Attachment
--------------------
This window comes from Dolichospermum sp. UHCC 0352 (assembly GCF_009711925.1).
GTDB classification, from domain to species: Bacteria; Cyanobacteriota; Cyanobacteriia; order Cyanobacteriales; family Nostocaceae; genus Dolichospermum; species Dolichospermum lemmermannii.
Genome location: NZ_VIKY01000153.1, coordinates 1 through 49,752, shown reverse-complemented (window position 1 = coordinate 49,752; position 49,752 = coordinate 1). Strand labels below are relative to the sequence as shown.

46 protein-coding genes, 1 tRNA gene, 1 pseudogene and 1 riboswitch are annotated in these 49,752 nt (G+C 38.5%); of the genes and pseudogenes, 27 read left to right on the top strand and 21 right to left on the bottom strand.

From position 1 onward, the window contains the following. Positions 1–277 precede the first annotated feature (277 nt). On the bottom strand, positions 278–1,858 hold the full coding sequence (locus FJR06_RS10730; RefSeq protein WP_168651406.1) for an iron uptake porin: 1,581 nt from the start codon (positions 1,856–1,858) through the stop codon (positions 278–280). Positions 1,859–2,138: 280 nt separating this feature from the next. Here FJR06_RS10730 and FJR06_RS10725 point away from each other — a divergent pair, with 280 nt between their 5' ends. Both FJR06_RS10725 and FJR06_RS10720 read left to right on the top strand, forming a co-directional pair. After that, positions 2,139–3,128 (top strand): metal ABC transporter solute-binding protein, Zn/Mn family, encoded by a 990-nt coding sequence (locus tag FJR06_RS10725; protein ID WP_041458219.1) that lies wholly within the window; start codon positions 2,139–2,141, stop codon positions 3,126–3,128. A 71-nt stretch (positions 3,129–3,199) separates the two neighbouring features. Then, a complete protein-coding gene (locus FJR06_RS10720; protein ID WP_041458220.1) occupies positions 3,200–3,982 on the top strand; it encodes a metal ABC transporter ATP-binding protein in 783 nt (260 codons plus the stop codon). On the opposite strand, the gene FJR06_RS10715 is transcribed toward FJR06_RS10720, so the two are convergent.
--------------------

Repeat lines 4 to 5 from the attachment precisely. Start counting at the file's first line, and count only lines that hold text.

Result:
46 protein-coding genes, 1 tRNA gene, 1 pseudogene and 1 riboswitch are annotated in these 49,752 nt (G+C 38.5%); of the genes and pseudogenes, 27 read left to right on the top strand and 21 right to left on the bottom strand.

From position 1 onward, the window contains the following. Positions 1–277 precede the first annotated feature (277 nt). On the bottom strand, positions 278–1,858 hold the full coding sequence (locus FJR06_RS10730; RefSeq protein WP_168651406.1) for an iron uptake porin: 1,581 nt from the start codon (positions 1,856–1,858) through the stop codon (positions 278–280). Positions 1,859–2,138: 280 nt separating this feature from the next. Here FJR06_RS10730 and FJR06_RS10725 point away from each other — a divergent pair, with 280 nt between their 5' ends. Both FJR06_RS10725 and FJR06_RS10720 read left to right on the top strand, forming a co-directional pair. After that, positions 2,139–3,128 (top strand): metal ABC transporter solute-binding protein, Zn/Mn family, encoded by a 990-nt coding sequence (locus tag FJR06_RS10725; protein ID WP_041458219.1) that lies wholly within the window; start codon positions 2,139–2,141, stop codon positions 3,126–3,128. A 71-nt stretch (positions 3,129–3,199) separates the two neighbouring features. Then, a complete protein-coding gene (locus FJR06_RS10720; protein ID WP_041458220.1) occupies positions 3,200–3,982 on the top strand; it encodes a metal ABC transporter ATP-binding protein in 783 nt (260 codons plus the stop codon). On the opposite strand, the gene FJR06_RS10715 is transcribed toward FJR06_RS10720, so the two are convergent.